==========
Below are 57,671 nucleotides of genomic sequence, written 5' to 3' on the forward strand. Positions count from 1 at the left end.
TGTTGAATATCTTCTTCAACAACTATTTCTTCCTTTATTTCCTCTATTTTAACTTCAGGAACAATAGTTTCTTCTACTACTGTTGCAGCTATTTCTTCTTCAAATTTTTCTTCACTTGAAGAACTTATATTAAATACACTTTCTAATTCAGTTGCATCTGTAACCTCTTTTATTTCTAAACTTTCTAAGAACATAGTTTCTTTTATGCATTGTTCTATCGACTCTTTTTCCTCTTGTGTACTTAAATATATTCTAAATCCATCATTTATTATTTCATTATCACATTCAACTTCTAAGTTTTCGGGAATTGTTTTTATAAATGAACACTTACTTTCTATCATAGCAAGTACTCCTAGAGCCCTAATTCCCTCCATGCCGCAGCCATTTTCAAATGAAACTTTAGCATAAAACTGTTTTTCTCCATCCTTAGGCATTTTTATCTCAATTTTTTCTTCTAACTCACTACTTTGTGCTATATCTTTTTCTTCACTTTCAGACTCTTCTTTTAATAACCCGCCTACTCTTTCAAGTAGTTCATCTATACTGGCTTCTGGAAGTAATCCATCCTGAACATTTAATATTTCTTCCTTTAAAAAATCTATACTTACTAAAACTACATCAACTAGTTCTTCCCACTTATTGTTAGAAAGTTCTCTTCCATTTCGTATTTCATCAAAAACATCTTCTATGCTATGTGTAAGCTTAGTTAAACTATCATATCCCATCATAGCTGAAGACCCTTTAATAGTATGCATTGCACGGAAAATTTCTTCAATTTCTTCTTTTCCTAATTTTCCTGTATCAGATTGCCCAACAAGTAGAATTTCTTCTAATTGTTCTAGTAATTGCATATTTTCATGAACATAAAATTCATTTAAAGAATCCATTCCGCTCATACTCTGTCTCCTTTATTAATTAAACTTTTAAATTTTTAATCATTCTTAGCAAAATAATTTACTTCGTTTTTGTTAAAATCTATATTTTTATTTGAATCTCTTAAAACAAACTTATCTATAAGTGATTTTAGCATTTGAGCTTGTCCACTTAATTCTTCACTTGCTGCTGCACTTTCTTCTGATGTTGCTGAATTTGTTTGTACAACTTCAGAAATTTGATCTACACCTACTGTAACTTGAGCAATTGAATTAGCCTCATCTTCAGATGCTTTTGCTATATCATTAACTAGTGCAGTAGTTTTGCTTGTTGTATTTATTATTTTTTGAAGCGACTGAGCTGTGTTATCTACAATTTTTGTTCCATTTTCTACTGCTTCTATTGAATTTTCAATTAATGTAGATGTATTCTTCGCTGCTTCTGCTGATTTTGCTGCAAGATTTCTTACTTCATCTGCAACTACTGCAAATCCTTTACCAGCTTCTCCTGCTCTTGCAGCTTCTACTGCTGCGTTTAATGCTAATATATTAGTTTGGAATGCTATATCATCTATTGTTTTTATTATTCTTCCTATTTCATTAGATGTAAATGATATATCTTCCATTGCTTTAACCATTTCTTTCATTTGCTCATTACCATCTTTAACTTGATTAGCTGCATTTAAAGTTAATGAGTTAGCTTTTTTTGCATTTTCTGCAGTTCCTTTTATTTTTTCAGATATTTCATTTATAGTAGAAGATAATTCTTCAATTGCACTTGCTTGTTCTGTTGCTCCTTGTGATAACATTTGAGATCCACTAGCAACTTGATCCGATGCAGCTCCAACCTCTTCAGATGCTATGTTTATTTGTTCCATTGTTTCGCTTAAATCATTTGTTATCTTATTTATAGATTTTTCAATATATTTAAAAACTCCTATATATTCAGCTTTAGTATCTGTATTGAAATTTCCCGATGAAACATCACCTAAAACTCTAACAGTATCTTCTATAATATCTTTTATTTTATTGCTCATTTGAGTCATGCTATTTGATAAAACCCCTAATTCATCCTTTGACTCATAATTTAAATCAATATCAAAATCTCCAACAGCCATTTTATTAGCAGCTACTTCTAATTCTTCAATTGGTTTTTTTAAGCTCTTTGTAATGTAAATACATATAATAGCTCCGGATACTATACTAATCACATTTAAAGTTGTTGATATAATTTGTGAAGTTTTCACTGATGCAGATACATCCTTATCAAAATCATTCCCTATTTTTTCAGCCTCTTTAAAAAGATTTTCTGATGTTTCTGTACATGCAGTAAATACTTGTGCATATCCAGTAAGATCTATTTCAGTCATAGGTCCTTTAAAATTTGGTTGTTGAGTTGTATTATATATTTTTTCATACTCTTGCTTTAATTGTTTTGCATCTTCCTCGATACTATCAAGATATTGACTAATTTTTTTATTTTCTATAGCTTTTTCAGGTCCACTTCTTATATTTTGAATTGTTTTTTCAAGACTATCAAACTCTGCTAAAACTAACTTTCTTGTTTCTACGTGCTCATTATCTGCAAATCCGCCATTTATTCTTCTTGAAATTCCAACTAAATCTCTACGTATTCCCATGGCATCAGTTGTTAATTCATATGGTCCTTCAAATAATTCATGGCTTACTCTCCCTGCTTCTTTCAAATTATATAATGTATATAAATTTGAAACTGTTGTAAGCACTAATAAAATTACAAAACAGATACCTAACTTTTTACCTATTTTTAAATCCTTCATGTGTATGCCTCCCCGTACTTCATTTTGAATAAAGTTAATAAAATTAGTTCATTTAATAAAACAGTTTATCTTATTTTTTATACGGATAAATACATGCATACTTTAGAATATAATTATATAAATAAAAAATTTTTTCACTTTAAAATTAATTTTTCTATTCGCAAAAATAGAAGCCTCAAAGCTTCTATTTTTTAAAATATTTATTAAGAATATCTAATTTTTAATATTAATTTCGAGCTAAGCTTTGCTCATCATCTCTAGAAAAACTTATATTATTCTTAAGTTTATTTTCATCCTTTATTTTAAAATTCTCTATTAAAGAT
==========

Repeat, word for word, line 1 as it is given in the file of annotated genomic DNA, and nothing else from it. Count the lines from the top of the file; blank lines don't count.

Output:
Below are 57,671 nucleotides of genomic sequence, written 5' to 3' on the forward strand. Positions count from 1 at the left end.